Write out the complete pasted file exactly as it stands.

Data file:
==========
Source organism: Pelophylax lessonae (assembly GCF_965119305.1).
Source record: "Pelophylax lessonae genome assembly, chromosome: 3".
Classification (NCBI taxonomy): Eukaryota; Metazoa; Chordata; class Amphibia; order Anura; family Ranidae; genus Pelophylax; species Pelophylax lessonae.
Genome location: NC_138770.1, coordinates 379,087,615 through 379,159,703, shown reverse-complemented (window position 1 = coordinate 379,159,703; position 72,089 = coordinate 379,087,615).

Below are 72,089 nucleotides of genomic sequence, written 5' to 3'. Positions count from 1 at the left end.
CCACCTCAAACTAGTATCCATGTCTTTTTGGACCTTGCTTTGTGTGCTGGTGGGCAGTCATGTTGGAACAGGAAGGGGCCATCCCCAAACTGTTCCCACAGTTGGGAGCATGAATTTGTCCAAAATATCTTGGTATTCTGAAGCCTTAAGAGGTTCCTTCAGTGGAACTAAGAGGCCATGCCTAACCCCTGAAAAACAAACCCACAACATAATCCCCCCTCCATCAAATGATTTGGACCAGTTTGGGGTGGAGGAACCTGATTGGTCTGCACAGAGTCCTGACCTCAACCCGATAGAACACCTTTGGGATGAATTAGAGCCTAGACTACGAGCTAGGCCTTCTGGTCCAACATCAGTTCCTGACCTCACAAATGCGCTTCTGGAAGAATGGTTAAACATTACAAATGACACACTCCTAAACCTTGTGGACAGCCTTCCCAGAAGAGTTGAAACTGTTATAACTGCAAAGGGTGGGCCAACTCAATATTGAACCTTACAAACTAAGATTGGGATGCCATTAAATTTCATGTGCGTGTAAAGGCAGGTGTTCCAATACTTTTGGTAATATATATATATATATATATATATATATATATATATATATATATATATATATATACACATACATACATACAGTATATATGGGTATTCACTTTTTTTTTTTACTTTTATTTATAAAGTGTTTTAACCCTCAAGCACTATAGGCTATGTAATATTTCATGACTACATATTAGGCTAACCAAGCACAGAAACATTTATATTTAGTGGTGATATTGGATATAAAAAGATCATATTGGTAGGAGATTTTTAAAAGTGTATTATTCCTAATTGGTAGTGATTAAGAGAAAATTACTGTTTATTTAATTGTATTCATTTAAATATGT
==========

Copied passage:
Source organism: Pelophylax lessonae (assembly GCF_965119305.1).
Source record: "Pelophylax lessonae genome assembly, chromosome: 3".
Classification (NCBI taxonomy): Eukaryota; Metazoa; Chordata; class Amphibia; order Anura; family Ranidae; genus Pelophylax; species Pelophylax lessonae.
Genome location: NC_138770.1, coordinates 379,087,615 through 379,159,703, shown reverse-complemented (window position 1 = coordinate 379,159,703; position 72,089 = coordinate 379,087,615).

Below are 72,089 nucleotides of genomic sequence, written 5' to 3'. Positions count from 1 at the left end.
CCACCTCAAACTAGTATCCATGTCTTTTTGGACCTTGCTTTGTGTGCTGGTGGGCAGTCATGTTGGAACAGGAAGGGGCCATCCCCAAACTGTTCCCACAGTTGGGAGCATGAATTTGTCCAAAATATCTTGGTATTCTGAAGCCTTAAGAGGTTCCTTCAGTGGAACTAAGAGGCCATGCCTAACCCCTGAAAAACAAACCCACAACATAATCCCCCCTCCATCAAATGATTTGGACCAGTTTGGGGTGGAGGAACCTGATTGGTCTGCACAGAGTCCTGACCTCAACCCGATAGAACACCTTTGGGATGAATTAGAGCCTAGACTACGAGCTAGGCCTTCTGGTCCAACATCAGTTCCTGACCTCACAAATGCGCTTCTGGAAGAATGGTTAAACATTACAAATGACACACTCCTAAACCTTGTGGACAGCCTTCCCAGAAGAGTTGAAACTGTTATAACTGCAAAGGGTGGGCCAACTCAATATTGAACCTTACAAACTAAGATTGGGATGCCATTAAATTTCATGTGCGTGTAAAGGCAGGTGTTCCAATACTTTTGGTAATATATATATATATATATATATATATATATATATATATATATATATATATATATACACATACATACATACAGTATATATGGGTATTCACTTTTTTTTTTTACTTTTATTTATAAAGTGTTTTAACCCTCAAGCACTATAGGCTATGTAATATTTCATGACTACATATTAGGCTAACCAAGCACAGAAACATTTATATTTAGTGGTGATATTGGATATAAAAAGATCATATTGGTAGGAGATTTTTAAAAGTGTATTATTCCTAATTGGTAGTGATTAAGAGAAAATTACTGTTTATTTAATTGTATTCATTTAAATATGT